Change is an important aspect of the healthcare practice. Healthcare organizations are continually faced with new concepts that require system adjustment. In order to align with the changes and operate optimally, healthcare organizations require strategies to guide the change process (Kritsonis, 2005). Knowledge of change theory and the theory’s framework is paramount in ensuring success in the change process. This paper discusses Lewin’s change theory and Lippitt’s theory of change.
Kurt Lewin’s Change Theory
Kurt Lewin is commonly referred to as the father of psychology. Lewin’s change theory is based on a three-stage model. The model is called the unfreezing-change-refreeze model. The theory stipulates that there are different forces that result in the change process (Kaminski, 2011). The theory is based on three concepts, which include the driving forces, restraining forces, and equilibrium forces. The driving forces facilitate the process of change. The driving forces direct change to the expected direction. The restraining forces oppose the change process. Equilibrium entails the balance between the driving and the restraining forces.
Lippitt’s Change Theory
Lippitt’s change theory is based on a seven-step process (Kritsonis, 2005). The seven steps include identification of the problem, assessment of the motivational factors, identification of the capacity for the change, the commitment to the change process, the role of change agents, the process of maintaining the change, and finally the termination of the change agent. The final process happens when the change is integrated into the culture.
Similarities between the two Theories
The theories apply similar approaches to achieve change; the core issue is to ensure that change is effective. Lewin’s change theory is rational and goal-oriented. Similarly, Lippitt’s change theory is goal-oriented. The second similarity is that Lewin’s theory is a three-stage process that includes unfreezing, change, and refreezing. On the other hand, Lippitt’s change theory is an expansion of the three stages; it breaks the three stages into seven steps (Kritsonis, 2005). The two theories depend on a change agent to drive the change process. For example, Lewin’s theory requires a change agent to move the change from equilibrium while Lippitt’s approach requires a change agent to ensure that change is accepted and spreads it to all parts of the system. The two theories are based on the motivation and capacity of the organization to accommodate the change.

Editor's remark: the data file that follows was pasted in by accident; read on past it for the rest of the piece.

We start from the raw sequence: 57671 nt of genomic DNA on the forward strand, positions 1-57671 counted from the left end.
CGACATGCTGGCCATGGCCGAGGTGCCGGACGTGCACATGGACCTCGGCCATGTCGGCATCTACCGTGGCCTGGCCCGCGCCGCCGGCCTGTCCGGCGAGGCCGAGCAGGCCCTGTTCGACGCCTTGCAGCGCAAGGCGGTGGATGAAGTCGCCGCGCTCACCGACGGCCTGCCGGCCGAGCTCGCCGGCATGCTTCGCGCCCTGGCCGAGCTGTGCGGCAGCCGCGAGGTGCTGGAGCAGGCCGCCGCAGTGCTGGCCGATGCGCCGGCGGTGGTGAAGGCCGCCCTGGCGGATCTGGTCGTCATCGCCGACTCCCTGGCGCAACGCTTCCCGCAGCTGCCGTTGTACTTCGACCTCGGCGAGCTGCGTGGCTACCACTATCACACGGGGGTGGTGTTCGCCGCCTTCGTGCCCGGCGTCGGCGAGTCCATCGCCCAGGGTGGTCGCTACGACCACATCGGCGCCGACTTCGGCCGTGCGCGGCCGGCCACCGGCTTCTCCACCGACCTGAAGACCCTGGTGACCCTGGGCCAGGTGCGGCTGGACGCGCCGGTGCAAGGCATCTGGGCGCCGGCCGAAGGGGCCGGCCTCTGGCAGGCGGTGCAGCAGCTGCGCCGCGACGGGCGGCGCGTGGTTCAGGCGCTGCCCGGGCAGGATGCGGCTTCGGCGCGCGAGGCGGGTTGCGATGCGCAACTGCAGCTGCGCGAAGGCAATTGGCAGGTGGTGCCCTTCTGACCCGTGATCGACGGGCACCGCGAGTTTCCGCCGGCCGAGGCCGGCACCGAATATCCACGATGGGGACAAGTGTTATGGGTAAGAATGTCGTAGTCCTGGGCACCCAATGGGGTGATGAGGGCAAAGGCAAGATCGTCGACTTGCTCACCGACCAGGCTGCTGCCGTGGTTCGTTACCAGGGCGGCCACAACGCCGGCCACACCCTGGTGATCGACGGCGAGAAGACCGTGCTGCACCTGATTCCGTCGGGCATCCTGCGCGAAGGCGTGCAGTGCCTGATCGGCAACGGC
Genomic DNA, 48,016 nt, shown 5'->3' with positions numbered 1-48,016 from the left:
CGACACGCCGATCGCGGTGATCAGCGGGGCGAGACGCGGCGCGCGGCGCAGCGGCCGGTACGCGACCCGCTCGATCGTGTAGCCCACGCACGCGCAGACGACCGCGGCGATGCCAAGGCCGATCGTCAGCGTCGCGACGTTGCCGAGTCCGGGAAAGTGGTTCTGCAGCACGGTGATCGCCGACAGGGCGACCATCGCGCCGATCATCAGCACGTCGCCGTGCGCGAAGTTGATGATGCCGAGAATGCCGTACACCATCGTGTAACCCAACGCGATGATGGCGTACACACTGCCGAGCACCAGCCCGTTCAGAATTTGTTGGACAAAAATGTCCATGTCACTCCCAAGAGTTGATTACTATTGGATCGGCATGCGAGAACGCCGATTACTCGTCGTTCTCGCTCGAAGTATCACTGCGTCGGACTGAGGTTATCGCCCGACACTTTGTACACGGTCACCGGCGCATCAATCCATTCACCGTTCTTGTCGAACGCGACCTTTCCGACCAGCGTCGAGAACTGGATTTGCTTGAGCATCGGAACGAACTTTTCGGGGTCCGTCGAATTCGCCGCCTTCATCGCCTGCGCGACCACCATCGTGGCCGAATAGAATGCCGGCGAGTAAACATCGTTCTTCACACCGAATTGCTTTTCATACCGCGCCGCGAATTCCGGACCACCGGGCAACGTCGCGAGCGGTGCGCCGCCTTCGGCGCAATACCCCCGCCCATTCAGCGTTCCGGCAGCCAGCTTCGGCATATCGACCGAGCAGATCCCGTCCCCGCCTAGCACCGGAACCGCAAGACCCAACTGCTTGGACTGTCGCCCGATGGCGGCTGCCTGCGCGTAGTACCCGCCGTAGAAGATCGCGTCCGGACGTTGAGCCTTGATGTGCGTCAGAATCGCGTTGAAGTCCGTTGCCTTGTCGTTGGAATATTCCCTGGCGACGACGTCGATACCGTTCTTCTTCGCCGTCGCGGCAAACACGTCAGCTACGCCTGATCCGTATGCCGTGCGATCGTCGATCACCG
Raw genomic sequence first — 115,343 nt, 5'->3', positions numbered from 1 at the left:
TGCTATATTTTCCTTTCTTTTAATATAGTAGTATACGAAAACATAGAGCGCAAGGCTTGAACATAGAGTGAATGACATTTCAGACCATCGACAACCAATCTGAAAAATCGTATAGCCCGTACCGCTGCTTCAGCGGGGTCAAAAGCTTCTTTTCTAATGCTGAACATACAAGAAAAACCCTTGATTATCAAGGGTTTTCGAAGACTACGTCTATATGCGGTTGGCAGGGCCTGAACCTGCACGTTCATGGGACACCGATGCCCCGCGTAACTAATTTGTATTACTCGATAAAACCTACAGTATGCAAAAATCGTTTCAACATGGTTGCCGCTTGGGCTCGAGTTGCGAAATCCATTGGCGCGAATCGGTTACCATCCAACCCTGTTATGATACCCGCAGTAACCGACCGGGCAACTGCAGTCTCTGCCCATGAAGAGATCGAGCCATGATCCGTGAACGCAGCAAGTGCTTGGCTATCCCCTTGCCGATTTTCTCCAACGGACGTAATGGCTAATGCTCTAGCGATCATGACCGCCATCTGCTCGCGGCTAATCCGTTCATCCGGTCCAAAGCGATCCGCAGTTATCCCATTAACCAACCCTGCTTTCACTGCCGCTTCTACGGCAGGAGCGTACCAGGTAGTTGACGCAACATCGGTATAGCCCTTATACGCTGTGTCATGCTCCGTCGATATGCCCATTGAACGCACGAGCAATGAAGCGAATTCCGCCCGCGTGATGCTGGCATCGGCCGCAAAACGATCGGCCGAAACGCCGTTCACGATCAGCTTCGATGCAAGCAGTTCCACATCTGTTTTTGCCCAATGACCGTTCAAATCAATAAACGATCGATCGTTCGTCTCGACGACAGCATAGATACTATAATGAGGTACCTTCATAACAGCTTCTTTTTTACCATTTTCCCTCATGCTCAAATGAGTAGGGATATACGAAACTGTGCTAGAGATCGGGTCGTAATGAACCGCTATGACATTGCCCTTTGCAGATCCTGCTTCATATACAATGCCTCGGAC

Lewin’s change theory is based on three forces that determine the direction of the change. The theory is centered on an external agent of change. Lippitt’s change theory targets the spread of change to all units of the system. According to Kaminski (2011), the change is initiated in all sections of the system. This is contrary to Lewin’s theory in which the change starts from equilibrium. The other difference is that Lewin’s theory ensures that change is made a habit by refreezing. This entails the application of reinforcing measures to avoid backsliding. This is unlike Lippitt’s change theory in which the final stage is the withdrawal of the change agent. The other difference is that Lippitt’s theory is based on the introduction of an external agent to effect the change while Lewin’s theory depends on internal mechanisms to plan and execute the change.
Application of Lewin’s Change Theory in Clinical Setting
In the clinical setting, the adoption of an electronic information system is critical to reducing medical errors. However, many healthcare organizations have not embraced the change; they still use the manual system, which is prone to errors. In order to facilitate the change, the first step is unfreezing. This involves the identification of the method that is to be applied to initiate the change. The stage includes the creation of the necessity for the change. For instance, electronic clinical documentation reduces medical errors. The second step entails the change process. This involves the introduction of the new methods to serve as drivers of the change. The last stage is refreezing. In this stage, the intended change is established as a new habit and part of the operating procedure in the organization (Kritsonis, 2005). Refreezing entails reinforcing the new behaviors to avoid a possible backslide.
Lewin’s theory is based on a simple model. The model helps in the identification of the problem that needs to be changed through the unfreezing phase. The model helps the proponents of the change to examine the various forces that may aid or slow the change process. Furthermore, the rate of acceptance is high because the change starts within the system, unlike Lippitt’s change theory in which an external agent affects the change.
Lewin’s model of unfreezing-change-refreezing is best suited for personal and organizational change. The theory is based on the concept of driving, retraining, and equilibrium forces. The major setback of the theory is that for the change to happen, the change agent must be sufficient. Therefore, for the change to be successful, the driving forces should be enough to overcome the restraining forces.
Kaminski, J. (2011). Theory applied to informatics: Lewin’s Change Theory. Canadian Journal of Nursing Informatics, 6 (1), 2-19.
Kritsonis, A. (2005). Comparison of Change Theories. International Journal of Scholarly Academic Intellectual Diversity, 8 (1), 1-7.